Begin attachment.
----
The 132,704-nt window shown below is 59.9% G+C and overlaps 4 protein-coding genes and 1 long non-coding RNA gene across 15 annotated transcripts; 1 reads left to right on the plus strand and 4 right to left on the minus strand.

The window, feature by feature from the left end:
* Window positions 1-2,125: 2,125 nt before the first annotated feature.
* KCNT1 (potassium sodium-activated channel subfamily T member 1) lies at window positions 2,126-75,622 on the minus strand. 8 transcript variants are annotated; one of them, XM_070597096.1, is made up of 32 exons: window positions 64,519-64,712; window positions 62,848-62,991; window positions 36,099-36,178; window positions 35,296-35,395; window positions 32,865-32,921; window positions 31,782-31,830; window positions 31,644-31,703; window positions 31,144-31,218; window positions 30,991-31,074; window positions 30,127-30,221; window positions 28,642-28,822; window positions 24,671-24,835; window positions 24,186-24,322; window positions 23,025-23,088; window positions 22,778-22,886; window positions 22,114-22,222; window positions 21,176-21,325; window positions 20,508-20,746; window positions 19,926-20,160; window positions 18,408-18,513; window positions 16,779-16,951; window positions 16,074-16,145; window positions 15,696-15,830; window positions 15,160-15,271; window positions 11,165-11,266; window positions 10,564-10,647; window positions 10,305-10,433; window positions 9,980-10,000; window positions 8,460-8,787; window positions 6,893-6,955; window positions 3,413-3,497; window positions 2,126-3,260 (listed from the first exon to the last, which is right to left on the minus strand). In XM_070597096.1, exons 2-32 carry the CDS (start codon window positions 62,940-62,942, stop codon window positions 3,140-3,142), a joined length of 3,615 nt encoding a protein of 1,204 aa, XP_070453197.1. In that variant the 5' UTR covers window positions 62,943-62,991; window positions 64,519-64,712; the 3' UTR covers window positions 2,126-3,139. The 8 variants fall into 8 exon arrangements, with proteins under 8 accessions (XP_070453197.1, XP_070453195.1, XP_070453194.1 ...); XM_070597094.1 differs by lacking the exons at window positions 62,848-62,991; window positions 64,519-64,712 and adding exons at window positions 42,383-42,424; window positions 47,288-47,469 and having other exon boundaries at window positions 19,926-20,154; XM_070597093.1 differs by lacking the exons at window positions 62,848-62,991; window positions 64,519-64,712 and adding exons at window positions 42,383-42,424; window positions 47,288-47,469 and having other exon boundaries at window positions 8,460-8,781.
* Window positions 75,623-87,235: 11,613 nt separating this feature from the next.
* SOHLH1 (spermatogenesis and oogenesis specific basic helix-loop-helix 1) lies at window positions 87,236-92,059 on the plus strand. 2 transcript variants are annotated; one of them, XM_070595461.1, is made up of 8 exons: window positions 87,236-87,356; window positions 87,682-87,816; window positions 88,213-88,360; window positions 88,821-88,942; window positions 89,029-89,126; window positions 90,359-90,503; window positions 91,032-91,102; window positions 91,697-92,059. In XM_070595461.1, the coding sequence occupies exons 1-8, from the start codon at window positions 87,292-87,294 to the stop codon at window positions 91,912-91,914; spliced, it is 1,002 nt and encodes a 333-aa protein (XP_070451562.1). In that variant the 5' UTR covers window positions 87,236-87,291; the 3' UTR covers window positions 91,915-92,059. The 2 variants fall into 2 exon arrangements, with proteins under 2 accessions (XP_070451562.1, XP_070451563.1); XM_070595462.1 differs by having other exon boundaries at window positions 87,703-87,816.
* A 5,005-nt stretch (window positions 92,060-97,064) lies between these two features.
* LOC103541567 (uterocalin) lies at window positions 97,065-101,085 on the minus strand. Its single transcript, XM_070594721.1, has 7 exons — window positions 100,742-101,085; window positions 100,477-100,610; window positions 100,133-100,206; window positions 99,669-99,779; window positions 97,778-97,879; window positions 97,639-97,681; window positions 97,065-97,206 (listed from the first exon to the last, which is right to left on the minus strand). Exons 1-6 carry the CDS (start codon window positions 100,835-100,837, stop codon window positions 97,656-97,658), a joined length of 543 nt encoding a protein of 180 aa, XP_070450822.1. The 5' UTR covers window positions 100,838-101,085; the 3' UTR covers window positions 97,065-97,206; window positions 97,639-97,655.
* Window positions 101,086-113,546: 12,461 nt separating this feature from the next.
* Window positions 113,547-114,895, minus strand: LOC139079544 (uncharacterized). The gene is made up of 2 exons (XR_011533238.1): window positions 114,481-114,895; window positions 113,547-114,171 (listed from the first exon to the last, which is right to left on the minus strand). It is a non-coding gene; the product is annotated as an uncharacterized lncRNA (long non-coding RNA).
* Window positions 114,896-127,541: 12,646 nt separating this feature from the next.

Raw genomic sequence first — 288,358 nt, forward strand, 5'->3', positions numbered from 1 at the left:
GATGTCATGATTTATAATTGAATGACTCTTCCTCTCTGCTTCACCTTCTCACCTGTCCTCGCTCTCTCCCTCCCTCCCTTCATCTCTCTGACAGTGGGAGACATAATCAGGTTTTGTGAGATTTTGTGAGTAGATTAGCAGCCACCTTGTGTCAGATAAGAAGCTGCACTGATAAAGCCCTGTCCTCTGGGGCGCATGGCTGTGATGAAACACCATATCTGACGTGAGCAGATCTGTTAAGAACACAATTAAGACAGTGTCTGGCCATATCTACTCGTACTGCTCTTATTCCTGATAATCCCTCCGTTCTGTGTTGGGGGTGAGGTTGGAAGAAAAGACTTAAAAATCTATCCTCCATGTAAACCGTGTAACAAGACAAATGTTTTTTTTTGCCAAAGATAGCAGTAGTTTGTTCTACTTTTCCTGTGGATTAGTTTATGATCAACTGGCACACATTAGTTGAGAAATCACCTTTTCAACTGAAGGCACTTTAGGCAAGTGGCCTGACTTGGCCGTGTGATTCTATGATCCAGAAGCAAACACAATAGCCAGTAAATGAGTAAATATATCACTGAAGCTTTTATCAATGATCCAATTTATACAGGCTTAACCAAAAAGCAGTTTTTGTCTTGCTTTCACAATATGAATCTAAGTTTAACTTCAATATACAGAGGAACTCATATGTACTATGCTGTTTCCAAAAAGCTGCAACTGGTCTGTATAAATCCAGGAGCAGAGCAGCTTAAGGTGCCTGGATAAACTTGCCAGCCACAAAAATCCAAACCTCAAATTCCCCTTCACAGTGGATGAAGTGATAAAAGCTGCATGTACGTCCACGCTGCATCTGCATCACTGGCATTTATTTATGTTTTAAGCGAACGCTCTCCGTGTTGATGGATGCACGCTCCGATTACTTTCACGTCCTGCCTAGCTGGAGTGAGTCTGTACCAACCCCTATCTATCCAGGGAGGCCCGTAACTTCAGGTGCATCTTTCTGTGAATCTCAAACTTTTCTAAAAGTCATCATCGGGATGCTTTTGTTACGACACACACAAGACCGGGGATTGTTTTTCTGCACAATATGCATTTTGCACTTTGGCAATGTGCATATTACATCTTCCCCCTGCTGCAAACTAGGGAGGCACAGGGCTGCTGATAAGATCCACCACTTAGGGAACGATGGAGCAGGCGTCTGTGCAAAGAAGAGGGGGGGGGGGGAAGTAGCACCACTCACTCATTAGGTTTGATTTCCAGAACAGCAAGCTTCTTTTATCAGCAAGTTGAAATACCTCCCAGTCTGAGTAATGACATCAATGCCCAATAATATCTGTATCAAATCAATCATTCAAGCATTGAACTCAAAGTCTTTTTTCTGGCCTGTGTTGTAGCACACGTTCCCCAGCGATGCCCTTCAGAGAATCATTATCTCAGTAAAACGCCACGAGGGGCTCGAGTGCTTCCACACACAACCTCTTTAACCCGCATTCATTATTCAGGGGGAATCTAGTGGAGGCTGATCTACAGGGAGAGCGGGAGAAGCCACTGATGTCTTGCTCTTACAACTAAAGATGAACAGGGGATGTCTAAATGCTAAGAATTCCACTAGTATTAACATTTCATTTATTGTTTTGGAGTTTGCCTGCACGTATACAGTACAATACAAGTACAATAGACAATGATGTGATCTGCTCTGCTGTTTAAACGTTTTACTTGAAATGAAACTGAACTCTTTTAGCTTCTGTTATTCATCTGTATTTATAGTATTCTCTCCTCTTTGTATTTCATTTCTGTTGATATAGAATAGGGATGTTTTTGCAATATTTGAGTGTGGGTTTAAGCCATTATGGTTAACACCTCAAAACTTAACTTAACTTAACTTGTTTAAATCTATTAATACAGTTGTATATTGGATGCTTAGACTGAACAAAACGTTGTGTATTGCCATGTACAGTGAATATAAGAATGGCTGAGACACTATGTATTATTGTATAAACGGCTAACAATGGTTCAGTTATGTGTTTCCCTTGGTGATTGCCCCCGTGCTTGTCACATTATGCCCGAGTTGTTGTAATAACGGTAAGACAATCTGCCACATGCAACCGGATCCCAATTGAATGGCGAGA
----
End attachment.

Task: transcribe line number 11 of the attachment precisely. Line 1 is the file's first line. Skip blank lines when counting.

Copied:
* Window positions 114,896-127,541: 12,646 nt separating this feature from the next.